These unprecedented plans will effectively constitute the construction of a forest covering 62,000 acres of land from Liverpool to Hull. Currently, the UK is one of the least forested nations in Europe with less than 8% forest cover. These plans however, launched by the UK Department of Environment, Food and Rural Affairs (DEFRA), should see that figure jump to 20% in 25 years.
Speaking on BBC1’s The Andrew Marr Show, Theresa May explained ‘it’s going to take time to plant the millions of trees that will be needed in order to develop this national forest, so it’s not a short term thing that’s going to happen, but the commitment is there’.
The project, at an estimated cost of £500 million, will link five major areas forests that are already planted in the north of the country. In 25 years, the Mersey Forest, the Manchester City of Trees, the South Yorkshire Community Forest, the Leeds White Rose Forest and the HEYwoods project will become a vast woodland area, bringing both ecological and economic benefits.
The forecasts for the outcome of the project are indeed promising; the first being that the project will create a habitat conducive to the conservation of biodiversity. The 50 million pines and spruces soon to be planted will eventually be home to an abundant biological diversity. Another expectation of the project is that it will take in nearly seven million tonnes of carbon dioxide, to help limit the amount of greenhouse gases and their impact on climate change.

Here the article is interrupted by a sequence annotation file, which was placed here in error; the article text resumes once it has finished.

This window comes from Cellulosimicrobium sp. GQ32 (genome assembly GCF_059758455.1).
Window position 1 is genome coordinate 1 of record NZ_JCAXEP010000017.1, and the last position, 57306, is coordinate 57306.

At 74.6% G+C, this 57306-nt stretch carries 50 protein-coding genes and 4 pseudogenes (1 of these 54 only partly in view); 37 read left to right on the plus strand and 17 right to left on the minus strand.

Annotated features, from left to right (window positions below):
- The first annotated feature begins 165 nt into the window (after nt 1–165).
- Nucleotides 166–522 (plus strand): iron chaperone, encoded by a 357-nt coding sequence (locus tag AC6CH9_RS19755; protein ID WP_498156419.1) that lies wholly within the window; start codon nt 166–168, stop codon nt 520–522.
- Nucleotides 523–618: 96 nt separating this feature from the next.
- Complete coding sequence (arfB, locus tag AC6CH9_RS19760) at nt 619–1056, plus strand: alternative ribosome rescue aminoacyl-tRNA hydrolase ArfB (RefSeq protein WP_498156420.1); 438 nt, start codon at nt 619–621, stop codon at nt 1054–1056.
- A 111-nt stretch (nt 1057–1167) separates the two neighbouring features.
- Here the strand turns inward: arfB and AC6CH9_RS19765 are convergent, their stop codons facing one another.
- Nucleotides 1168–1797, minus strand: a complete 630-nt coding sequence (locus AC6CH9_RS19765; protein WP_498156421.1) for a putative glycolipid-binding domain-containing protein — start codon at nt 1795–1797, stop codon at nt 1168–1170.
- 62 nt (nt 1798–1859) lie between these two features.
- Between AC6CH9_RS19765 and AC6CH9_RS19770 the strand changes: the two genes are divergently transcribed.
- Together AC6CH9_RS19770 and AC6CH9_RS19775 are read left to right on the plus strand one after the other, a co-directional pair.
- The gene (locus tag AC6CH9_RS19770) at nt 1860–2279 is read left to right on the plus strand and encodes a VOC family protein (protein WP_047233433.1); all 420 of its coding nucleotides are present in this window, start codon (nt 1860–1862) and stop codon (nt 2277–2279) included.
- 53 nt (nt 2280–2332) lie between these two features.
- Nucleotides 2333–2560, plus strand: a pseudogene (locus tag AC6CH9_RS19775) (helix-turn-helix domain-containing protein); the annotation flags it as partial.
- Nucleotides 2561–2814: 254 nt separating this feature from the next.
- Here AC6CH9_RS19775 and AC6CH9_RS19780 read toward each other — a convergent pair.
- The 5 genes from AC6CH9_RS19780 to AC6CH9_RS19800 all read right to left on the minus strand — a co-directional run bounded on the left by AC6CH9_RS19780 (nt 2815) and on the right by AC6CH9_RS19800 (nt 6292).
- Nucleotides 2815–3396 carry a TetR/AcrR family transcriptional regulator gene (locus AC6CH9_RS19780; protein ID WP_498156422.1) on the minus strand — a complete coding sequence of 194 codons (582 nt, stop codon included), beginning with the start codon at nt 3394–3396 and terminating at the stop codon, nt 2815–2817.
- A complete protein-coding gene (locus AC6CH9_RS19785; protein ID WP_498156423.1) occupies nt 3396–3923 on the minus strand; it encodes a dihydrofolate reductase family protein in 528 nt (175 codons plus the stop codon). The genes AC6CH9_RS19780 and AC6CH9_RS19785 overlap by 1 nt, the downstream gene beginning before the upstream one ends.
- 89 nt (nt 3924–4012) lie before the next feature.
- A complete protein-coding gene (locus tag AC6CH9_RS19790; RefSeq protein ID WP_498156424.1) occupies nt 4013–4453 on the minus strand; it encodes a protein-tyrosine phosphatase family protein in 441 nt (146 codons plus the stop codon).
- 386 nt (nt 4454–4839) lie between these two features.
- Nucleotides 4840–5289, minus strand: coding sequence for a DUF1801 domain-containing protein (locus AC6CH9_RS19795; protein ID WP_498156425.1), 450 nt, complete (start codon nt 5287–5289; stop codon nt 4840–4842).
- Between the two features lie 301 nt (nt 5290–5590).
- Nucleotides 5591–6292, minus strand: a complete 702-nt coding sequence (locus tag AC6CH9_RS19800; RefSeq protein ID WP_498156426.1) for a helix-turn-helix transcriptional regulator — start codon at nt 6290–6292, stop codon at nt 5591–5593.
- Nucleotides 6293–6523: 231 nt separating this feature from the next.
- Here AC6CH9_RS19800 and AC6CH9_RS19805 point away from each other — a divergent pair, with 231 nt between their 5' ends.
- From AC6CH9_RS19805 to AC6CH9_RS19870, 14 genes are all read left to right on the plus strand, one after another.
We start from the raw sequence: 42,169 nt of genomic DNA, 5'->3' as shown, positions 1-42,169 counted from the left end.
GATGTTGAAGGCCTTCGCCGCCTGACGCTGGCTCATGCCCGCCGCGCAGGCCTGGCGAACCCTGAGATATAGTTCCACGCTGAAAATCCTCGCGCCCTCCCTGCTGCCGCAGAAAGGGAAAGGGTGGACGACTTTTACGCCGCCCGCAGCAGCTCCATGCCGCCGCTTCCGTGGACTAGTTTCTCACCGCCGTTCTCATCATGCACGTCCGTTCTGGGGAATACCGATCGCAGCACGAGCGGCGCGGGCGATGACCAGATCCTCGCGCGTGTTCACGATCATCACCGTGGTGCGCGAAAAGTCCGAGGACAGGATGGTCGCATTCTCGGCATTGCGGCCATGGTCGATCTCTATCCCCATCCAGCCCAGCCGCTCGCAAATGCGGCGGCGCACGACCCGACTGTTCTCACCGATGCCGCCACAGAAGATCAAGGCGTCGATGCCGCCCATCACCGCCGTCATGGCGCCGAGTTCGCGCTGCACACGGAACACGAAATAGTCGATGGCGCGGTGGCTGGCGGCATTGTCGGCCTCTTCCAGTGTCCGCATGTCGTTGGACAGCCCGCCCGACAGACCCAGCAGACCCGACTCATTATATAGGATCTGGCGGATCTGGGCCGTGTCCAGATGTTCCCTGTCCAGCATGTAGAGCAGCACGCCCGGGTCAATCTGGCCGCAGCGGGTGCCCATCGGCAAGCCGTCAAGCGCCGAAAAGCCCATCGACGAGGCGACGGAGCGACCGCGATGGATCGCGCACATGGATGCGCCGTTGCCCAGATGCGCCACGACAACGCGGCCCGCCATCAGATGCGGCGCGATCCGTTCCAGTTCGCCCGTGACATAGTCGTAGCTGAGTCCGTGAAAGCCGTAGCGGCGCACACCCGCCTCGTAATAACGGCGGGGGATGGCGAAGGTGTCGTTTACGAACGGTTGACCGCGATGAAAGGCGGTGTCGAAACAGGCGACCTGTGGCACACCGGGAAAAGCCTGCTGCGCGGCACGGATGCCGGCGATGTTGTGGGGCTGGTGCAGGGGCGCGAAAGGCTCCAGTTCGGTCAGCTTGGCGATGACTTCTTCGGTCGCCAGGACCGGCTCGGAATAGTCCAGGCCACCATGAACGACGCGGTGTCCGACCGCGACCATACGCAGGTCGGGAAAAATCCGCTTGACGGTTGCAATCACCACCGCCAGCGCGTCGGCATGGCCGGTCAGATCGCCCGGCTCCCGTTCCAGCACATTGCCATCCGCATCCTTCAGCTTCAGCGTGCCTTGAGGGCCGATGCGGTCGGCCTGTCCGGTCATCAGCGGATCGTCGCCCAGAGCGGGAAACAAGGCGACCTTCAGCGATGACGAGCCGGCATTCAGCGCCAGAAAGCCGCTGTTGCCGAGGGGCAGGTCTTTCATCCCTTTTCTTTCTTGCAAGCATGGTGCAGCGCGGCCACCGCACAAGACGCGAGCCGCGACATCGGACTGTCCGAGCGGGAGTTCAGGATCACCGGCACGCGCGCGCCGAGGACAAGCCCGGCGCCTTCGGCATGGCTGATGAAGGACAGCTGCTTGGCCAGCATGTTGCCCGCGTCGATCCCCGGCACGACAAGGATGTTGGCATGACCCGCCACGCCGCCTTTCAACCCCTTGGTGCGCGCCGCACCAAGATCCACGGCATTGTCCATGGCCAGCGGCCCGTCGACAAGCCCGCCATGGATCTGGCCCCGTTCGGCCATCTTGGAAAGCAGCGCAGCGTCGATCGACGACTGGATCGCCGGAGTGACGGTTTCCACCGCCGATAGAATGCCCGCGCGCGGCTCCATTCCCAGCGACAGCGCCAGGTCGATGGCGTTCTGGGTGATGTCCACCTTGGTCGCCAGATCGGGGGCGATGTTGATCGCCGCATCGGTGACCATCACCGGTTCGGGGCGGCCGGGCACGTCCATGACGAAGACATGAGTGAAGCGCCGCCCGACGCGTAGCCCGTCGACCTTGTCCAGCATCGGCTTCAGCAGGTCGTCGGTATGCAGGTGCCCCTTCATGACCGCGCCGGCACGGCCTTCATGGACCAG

But the benefits of this enormous endeavour aren’t just ecological; the public will also benefit. The roots of the trees that will be planted, given their loosening properties should indeed help protect around 190,000 homes from the risk of flooding: a less aerated, less dense soil will absorb excess water in the event of heavy rainfall.
The forest will also surround the major cities of the northwest- Liverpool, Manchester, Sheffield, Leeds Chester and Hull- a more pleasant, green setting that will provide a better air quality. Environmental Secretary Michael Gove said ‘Trees are some of our most cherished natural assets and living evidence of our investment for future generations’.
Ecology serving the economy
The economy should also benefit from this reforestation plan. Job creation, stimulation of rural commerce and increase in property value are all promises made by the project managers. Revenue from tourism is expected to reach £2 billion.
The project is due to start his month, planting trees at the 1,680 acre, Woodland Trust site at Smithills, Bolton. Money will also be supplied by the Heritage Lottery Fund. It’s a bold investment that could make this vast area of land an ecological paradise.